The Vatican and Saint Peter's Basilica of Rome -- French architect Paul Letarouilly (1795-1855), author of the masterpiece Edifices de Rome Moderne, was unequaled in his observational ability and impeccable drawing skills. He devoted many years of his lifeliving in austerity and refusing paying commissionsto compile and draw the intricate details and decorative elements of the most breathtaking buildings in Italy's Vatican City, including St. Peter's Basilica, the Sistine Chapel, the Pontifical Palace, the Museo Pio Clementino, and the Villa Pia.
Published in 1882, after his death, Vatican served as an unparalleled sourcebook of everything from plans, elevations, interior room views, and perspective drawings to mosaics, wall panels, doorframes, fountains, towers, domes, cornices, and moldings. Prior to the books original publication, these details were not easily replicated in other parts of the world. Vatican gave access to rigorous documentation of the work of some of the most significant Renaissance architectsMichelangelo, Bernini, Bramante, Sangallo, and Peruzziand is now often credited as one of the primary catalysts for the American Renaissance style, the results of which can be seen in any capital city in America. The precision and attention to detail that Letarouilly demanded of his engravers advanced the art of etching in the nineteenth century. Exquisite rendering techniques and precise execution make this book as beautiful as it is useful. Originally published in three volumes, Vatican is presented as a single facsimile edition in our Classic Reprints series and includes a new foreword by architectural historian Ingrid Rowland.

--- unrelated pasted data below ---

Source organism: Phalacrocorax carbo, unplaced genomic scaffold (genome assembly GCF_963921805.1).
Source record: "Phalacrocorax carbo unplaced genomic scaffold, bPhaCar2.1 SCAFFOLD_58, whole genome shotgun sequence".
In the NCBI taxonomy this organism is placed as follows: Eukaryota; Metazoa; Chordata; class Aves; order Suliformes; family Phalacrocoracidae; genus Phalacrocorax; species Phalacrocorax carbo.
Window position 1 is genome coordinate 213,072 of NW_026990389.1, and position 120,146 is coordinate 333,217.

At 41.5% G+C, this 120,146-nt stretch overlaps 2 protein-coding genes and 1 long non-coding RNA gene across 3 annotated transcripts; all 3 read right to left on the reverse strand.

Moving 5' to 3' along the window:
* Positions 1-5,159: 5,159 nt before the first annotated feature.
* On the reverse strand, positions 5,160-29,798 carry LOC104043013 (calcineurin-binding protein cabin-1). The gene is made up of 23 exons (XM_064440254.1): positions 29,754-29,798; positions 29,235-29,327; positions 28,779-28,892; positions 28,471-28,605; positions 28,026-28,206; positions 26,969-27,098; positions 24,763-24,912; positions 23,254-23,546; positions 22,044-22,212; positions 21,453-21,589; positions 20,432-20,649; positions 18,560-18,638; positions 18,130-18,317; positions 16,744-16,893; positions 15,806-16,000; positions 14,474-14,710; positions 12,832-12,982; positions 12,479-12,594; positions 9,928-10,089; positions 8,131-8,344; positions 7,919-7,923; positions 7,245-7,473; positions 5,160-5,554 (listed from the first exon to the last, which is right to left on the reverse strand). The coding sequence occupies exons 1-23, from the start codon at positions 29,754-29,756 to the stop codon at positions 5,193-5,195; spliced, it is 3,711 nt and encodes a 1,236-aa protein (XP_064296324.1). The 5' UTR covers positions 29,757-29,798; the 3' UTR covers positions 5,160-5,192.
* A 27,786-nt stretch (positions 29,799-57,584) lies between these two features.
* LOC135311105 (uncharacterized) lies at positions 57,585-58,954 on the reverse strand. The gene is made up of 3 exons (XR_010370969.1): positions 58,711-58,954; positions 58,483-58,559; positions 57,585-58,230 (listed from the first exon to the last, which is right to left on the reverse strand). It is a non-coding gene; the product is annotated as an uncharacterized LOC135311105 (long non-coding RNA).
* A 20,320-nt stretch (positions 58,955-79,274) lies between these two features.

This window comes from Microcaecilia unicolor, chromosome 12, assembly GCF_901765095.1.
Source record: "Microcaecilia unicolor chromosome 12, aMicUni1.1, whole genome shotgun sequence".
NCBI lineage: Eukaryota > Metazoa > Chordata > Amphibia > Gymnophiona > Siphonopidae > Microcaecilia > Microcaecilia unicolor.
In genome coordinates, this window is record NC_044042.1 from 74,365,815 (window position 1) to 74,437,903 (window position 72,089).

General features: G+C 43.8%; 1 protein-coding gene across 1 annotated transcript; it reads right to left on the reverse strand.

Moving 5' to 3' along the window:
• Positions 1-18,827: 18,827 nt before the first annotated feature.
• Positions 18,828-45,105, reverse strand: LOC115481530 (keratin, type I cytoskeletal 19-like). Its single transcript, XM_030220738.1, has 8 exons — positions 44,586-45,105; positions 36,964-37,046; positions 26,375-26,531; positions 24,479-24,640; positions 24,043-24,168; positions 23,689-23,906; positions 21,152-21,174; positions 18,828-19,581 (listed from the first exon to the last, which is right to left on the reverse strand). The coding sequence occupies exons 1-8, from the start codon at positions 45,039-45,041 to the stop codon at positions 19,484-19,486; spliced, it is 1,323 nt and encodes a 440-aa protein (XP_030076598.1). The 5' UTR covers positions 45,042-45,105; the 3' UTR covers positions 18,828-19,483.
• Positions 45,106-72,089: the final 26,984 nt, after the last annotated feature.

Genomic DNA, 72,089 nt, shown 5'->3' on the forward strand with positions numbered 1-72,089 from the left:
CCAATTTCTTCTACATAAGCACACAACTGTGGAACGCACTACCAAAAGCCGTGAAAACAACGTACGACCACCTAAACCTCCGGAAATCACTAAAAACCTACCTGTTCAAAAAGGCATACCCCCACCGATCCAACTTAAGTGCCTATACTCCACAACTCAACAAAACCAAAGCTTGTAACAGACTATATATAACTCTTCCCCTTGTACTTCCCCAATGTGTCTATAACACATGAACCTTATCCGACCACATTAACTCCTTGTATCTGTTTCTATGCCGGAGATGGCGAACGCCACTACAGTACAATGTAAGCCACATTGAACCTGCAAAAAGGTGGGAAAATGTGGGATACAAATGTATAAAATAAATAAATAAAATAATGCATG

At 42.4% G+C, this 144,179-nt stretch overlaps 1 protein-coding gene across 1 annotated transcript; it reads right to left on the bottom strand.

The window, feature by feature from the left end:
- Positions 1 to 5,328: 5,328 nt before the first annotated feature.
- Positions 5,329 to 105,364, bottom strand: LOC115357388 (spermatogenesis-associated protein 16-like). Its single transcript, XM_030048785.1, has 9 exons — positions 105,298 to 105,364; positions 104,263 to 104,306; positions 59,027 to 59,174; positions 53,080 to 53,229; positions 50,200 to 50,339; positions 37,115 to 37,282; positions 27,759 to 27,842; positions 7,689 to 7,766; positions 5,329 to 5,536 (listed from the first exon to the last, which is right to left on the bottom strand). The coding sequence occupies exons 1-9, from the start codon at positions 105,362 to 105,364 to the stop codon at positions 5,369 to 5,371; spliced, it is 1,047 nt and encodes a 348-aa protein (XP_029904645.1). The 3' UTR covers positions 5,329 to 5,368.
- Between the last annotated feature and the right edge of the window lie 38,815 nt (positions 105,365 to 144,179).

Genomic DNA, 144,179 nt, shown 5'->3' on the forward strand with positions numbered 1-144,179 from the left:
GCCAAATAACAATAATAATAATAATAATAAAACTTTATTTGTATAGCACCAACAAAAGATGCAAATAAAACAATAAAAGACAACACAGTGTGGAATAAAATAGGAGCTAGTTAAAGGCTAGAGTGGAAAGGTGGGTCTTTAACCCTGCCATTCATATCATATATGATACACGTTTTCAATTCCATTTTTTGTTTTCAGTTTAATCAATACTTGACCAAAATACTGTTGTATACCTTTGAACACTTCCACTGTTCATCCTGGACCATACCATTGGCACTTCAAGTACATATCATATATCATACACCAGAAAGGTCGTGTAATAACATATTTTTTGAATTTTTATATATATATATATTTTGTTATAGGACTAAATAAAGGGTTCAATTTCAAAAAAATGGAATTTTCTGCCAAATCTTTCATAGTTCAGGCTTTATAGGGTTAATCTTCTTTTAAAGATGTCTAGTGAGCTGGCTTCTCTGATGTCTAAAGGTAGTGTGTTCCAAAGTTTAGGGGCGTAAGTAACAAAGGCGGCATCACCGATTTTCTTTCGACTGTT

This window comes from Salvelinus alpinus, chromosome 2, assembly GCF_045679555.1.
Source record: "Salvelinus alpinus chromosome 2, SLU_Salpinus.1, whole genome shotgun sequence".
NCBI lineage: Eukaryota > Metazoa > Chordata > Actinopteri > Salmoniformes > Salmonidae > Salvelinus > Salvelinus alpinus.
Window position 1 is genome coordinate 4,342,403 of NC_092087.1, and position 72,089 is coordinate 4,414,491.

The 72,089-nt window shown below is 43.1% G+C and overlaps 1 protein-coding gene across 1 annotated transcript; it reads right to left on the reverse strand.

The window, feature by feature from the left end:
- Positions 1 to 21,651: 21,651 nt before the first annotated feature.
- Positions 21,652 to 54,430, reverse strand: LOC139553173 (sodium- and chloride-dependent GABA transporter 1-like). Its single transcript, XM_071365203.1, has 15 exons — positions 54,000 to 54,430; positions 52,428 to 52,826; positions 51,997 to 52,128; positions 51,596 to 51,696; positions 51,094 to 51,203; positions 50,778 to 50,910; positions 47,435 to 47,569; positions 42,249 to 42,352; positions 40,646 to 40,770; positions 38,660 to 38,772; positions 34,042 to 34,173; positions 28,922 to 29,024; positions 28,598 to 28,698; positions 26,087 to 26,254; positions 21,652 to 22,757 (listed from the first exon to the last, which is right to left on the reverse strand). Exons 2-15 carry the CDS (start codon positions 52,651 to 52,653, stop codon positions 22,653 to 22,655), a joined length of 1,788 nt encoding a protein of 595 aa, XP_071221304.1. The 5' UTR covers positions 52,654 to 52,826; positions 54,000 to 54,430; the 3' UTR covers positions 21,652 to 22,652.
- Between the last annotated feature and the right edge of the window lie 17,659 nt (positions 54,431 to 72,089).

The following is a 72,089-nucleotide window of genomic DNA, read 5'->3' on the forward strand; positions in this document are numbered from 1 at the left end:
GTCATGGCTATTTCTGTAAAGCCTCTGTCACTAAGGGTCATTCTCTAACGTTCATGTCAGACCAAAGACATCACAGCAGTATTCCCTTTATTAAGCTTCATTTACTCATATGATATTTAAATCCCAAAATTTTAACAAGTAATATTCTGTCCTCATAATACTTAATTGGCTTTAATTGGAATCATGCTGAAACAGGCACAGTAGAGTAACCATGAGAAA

Published in association with the Institute of Classical Architecture and Classical America.
Ingrid Rowland writes and lectures on classical antiquity, the Renaissance, and the age of the baroque. A frequent contributor to the New York Review of Books, she is the author of numerous books and a professor at the University of Notre Dame School of Architecture. She lives in Rome, Italy.